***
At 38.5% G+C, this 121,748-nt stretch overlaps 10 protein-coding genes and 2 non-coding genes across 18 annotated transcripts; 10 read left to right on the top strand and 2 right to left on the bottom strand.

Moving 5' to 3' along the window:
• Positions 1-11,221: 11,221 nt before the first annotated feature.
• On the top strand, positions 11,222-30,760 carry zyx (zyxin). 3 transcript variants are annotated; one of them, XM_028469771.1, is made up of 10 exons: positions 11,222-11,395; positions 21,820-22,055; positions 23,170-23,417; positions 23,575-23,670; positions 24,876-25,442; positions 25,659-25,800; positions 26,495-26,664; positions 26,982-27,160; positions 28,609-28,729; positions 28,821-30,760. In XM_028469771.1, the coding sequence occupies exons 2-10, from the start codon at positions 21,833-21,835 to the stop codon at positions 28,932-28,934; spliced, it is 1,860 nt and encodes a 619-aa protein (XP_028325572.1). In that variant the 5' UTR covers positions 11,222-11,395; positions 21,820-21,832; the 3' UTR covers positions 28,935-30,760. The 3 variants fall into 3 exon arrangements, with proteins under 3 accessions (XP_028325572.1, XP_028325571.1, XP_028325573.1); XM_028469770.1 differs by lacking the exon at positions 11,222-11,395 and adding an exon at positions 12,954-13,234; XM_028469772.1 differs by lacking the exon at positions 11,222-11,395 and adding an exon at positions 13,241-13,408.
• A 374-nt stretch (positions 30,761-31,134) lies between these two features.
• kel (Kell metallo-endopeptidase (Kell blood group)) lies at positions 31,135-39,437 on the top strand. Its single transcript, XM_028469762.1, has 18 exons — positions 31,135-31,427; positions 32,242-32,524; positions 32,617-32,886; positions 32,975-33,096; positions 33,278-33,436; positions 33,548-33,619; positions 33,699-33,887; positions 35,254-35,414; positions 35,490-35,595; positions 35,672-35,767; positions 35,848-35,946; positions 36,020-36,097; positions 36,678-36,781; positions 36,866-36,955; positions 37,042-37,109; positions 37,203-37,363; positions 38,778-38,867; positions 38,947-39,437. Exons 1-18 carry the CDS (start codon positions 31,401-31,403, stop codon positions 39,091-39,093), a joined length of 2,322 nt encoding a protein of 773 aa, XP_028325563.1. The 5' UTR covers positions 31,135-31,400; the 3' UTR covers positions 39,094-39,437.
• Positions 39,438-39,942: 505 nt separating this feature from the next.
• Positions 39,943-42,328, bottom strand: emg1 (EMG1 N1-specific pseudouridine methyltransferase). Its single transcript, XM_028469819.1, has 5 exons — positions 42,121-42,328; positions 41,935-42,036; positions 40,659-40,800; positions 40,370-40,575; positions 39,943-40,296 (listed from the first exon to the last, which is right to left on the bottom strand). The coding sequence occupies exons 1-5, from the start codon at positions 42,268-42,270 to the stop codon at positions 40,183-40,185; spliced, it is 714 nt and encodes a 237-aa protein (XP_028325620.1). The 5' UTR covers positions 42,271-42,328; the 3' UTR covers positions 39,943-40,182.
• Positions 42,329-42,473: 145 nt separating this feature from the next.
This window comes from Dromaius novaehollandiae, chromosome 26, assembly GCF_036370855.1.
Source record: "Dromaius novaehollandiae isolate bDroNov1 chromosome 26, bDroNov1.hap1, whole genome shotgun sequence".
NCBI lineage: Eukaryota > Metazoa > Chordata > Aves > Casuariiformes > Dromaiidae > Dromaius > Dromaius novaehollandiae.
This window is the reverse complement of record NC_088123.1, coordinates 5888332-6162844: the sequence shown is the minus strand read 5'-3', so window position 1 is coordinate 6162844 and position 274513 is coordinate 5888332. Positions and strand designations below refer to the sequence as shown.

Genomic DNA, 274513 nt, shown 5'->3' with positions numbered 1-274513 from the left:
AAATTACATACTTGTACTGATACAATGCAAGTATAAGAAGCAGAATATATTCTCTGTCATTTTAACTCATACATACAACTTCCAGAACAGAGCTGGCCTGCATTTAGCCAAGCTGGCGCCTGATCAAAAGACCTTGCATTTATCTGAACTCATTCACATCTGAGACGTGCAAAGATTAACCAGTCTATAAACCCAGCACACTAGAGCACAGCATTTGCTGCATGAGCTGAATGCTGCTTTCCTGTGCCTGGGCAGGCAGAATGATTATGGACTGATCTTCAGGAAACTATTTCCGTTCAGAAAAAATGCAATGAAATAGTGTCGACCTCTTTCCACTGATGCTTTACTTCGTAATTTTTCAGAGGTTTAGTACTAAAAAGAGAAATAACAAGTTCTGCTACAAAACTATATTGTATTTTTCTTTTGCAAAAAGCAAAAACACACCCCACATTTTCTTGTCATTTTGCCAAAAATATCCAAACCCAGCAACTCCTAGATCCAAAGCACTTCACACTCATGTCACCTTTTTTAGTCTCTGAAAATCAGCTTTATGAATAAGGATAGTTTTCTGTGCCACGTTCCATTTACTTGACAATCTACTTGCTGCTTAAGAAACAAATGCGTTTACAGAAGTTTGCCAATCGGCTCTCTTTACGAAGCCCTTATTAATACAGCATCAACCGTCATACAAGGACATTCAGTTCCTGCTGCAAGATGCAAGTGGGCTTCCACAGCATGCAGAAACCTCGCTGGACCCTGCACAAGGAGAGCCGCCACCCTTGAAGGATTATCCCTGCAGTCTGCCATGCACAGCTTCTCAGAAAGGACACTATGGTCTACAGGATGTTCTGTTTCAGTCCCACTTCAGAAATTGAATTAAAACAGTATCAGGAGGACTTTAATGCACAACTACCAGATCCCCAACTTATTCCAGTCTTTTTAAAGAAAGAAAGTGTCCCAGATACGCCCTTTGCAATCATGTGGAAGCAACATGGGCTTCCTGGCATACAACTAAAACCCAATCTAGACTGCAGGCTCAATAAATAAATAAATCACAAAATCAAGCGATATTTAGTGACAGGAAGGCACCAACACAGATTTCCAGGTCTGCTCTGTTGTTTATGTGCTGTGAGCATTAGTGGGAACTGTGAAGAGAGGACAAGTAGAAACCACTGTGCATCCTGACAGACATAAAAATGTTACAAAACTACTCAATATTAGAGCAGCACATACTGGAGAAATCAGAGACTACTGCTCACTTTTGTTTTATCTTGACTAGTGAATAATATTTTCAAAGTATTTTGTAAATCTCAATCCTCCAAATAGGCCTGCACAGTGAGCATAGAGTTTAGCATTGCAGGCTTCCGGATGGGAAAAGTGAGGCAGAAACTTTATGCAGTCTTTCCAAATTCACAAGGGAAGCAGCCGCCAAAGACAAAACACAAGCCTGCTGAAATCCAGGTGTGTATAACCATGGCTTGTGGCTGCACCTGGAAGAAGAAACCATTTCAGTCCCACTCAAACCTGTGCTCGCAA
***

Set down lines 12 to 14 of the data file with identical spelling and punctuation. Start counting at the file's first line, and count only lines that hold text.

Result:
NCBI lineage: Eukaryota > Metazoa > Chordata > Aves > Casuariiformes > Dromaiidae > Dromaius > Dromaius novaehollandiae.
This window is the reverse complement of record NC_088123.1, coordinates 5888332-6162844: the sequence shown is the minus strand read 5'-3', so window position 1 is coordinate 6162844 and position 274513 is coordinate 5888332. Positions and strand designations below refer to the sequence as shown.

Genomic DNA, 274513 nt, shown 5'->3' with positions numbered 1-274513 from the left: